The Prognostic Value of Interleukin-8 Expression in Feline Viral Immunodeficiency by IHC
D.A.P.C. Zuccari; R. Castro; C.L. da Silva; L.R. Pivaro; C.S. Frade; C.K. Accorsi; C. Meneghetti
Department of Molecular Biology, Faculty of Medicine of São José do Rio Preto, Av. Brigadeiro Faria Lima, Vila São Pedro, São José do Rio Preto, Brazil
The Feline Immunodeficiency virus, also called FIV, is an exogenous virus of the Retroviridae family, Lentivirinae subfamily. The infection of domestic cats by the FIV is one of the most promising models for the study of the virus of the human immunodeficiency that causes Acquired Immunodeficiency syndrome (AIDS) and vice versa. The FIV causes in cats a similar disease as AIDS, particularly with regard to the increased susceptibility to opportunistic infections (Caldas et al., 2000). The virus infection presents a prolonged course and it is characterized by an acute phase in which the viral replication in the host organism is followed by a period of less replication, in which the animal is almost asymptomatic. Years later, at the final stage of infection, the immunodeficiency syndrome of the cats is developed. The clinical signs are varied due to the immunosuppressive nature of the infection. In 25 to 50% of cases oral lesions as gingivitis, stomatitis and periodontitis occurs (Smith, 2003). The chronic symptoms are difficult to treat and the best results are obtained when the target is the virus and its action on the immune system of the animal. Some infected animals may develop the type polyclonal hypergammaglobulinemia, especially in chronic or ended stage of infection. This fact has been attributed to a disturbance in the production of cytokines, caused by viral infection of CD4 + T lymphocytes (Rodrigues et al. 2007). The IL-8, as the family member of the CXC chemokines, is a potent chemoattractant and activator of neutrophils and lymphocytes (Monton et al.1997, Snoussi et al. 2006). This study was conducted to verify the prognostic value of the cytokine IL-8 detection in chronic oral lesions in a cat FIV + .A male cat of 11 years was brought to medical care presenting sialorrhea, dyspnea, anorexia, gingivitis, halitosis and difficulty in swallowing. The animal was treated for periodontal disease for three consecutive times with a return of symptoms. With the worsening of the injuries it was decided to collect material for histopathological examination and PCR to confirm the diagnosis of FIV. After that, the fragment was submitted to IHC for the anti-interleukin-8 expression.
Materials and Methods
The material was submitted to routine procedures for histopathological examination antibody anti-Interleukin-8 (BD Biosciences®, 1:50). Sections 3μm thick were cut from a and then to the immunohistochemical procedure, using the representative block and collected onto silanized slides for adhesion of tissue sections. After this, the slides were deparaffined, rehydrated in graded alcohols, and incubated with 3% hydrogen peroxidase for 30 minutes to block endogenous peroxidase activity. Induced antigen retrieval in Pan Steam at 95 °C with citric acid (pH 6.0, 35 minutes) was used. After cooling down, the slides were covered with Bovine Serum Albumin (BSA, Sigma-aldrich) for 30 minutes before incubation with the primary antibody for 2 hours at room temperature, and the avidin-biotin-peroxidase complex (ABC, Erviegas) for 1 hour. The chromogen, 3,3' diaminobenzidine tetrahydrochloride 0.5% (Signet®) diluted in Phosphate-buffered Saline (PBS), was applied to the slides for 2-5 minutes at 20-22°C. Slides were counterstained with Harris's Hematoxylin. Negative controls were obtained by omitting the primary antibody, whereas an inflammatory tissue served as an internal positive control. Expression of the marker was verified in accordance with graduation of expression proposed by Allred et al. (1998).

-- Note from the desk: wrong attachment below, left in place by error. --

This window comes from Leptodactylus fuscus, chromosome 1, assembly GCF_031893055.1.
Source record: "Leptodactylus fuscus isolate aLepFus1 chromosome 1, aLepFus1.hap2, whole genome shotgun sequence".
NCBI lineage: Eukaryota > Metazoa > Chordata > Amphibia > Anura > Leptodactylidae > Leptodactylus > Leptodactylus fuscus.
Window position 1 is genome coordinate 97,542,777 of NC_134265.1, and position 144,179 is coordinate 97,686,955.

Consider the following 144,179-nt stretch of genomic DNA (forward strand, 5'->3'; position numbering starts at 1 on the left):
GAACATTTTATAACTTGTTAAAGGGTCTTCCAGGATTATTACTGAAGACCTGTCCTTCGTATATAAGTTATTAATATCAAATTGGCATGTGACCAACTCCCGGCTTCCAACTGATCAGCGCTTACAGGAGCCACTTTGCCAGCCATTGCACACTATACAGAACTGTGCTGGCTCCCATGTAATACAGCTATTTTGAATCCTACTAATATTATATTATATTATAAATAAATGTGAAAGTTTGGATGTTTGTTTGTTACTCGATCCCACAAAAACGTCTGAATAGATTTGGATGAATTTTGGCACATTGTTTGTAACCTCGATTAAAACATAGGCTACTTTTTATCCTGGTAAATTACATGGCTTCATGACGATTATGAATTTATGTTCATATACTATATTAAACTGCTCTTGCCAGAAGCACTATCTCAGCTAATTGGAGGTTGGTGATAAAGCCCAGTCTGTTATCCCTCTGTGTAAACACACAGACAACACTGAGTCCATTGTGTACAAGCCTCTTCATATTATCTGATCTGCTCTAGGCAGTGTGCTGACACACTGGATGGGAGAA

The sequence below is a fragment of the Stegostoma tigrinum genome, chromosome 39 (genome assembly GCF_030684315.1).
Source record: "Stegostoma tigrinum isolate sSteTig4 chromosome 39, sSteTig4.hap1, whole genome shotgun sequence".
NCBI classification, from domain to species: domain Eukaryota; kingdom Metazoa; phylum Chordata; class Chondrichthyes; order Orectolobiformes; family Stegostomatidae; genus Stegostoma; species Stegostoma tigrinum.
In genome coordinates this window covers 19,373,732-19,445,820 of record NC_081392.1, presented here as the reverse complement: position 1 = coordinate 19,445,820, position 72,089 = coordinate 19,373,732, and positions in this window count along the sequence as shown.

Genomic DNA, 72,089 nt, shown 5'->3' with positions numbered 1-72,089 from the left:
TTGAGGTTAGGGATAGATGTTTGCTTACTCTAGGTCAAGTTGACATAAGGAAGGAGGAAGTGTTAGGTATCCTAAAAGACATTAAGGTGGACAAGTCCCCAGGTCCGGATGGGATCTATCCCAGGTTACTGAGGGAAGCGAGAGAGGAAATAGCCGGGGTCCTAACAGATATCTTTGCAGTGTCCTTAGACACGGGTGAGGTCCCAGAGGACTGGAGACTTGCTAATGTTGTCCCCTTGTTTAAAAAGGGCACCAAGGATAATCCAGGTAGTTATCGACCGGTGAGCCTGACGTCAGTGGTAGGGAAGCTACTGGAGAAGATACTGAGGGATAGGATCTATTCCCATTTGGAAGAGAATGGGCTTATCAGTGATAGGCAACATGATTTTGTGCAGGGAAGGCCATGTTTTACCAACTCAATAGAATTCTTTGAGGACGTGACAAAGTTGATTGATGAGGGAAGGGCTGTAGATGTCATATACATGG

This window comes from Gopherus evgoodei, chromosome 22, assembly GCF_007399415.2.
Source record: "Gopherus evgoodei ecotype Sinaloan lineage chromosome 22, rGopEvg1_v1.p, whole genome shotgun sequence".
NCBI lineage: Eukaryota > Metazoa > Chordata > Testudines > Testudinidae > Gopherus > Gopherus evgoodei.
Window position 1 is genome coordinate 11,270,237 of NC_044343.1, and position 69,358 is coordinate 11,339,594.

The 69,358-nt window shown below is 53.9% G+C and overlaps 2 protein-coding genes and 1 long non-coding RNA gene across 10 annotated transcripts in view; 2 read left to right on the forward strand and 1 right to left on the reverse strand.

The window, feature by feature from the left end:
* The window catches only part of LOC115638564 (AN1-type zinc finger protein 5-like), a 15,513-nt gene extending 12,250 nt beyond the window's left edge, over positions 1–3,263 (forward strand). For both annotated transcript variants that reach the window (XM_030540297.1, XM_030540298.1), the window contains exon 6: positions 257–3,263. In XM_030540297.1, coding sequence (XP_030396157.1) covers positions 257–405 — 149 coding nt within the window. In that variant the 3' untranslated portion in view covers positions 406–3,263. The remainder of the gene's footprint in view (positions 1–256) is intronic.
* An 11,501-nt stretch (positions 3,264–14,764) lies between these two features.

Results and Discussion
Histopathological examination was negative for malignancy but a severe inflammation was confirmed with the positive PCR for FIV. The immunohistochemical procedure showed that the fragment of the animal's mouth lesion has shown strong IL-8 expression. With these results we can tell that the cells in question have a high amount of IL-8 protein in their cytoplasm. The literature shows an important relationship between IL-8 and FIV. According to Heit et al. (2006) the cats infected with FIV do not attract neutrophils to the desired location because the virus causes changes in the activity of IL-8. Already in humans, IL-8 is predominantly expressed in the female genital tract in certain infectious and inflammatory conditions. Some studies also show that IL-8 facilitates the transmission of HIV type 1 in cervical tissue explant. The IL-8 increases the replication of HIV-1 in T cells and a greater extent in monocytes / macrophages in vitro (Narimatsu et al. 2005, Lane et al. 2001). So, the studies show that increased levels of IL-8 are present in the lymphoid tissue of patients positive for HIV-1. Moreover, studies have shown that compounds that inhibit the actions of IL-8 also inhibit the replication of HIV-1 in macrophages and lymphocytes T. Considering the similarity between human and feline immunodeficiency and the established value of the presence of IL-8 in lesions cells caused by viruses we can infer that this cytokine could be used as an important prognostic marker and possible designate therapeutic drugs blocking its action for the treatment of these lesions. In addition, we can demonstrate that compounds which inhibit the action of IL-8 can also inhibit FIV replication in both T lymphocytes and macrophages, indicating potential therapeutic use for this compound in FIV infection.
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